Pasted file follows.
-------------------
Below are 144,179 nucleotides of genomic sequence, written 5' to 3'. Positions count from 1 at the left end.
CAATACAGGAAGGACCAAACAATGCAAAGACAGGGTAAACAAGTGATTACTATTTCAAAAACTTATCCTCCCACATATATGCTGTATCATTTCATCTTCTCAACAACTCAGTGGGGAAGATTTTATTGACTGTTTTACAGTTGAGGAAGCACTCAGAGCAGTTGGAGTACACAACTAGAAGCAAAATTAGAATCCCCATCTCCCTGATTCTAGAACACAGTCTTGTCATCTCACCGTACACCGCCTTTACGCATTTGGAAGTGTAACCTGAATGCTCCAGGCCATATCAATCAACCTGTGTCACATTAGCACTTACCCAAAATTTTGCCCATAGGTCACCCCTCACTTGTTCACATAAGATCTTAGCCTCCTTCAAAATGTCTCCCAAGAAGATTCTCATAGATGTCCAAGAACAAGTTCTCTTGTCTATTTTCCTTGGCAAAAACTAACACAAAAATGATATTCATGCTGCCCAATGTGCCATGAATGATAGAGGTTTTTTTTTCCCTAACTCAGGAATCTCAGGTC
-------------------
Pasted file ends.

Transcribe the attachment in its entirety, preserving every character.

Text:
Below are 144,179 nucleotides of genomic sequence, written 5' to 3'. Positions count from 1 at the left end.
CAATACAGGAAGGACCAAACAATGCAAAGACAGGGTAAACAAGTGATTACTATTTCAAAAACTTATCCTCCCACATATATGCTGTATCATTTCATCTTCTCAACAACTCAGTGGGGAAGATTTTATTGACTGTTTTACAGTTGAGGAAGCACTCAGAGCAGTTGGAGTACACAACTAGAAGCAAAATTAGAATCCCCATCTCCCTGATTCTAGAACACAGTCTTGTCATCTCACCGTACACCGCCTTTACGCATTTGGAAGTGTAACCTGAATGCTCCAGGCCATATCAATCAACCTGTGTCACATTAGCACTTACCCAAAATTTTGCCCATAGGTCACCCCTCACTTGTTCACATAAGATCTTAGCCTCCTTCAAAATGTCTCCCAAGAAGATTCTCATAGATGTCCAAGAACAAGTTCTCTTGTCTATTTTCCTTGGCAAAAACTAACACAAAAATGATATTCATGCTGCCCAATGTGCCATGAATGATAGAGGTTTTTTTTTCCCTAACTCAGGAATCTCAGGTC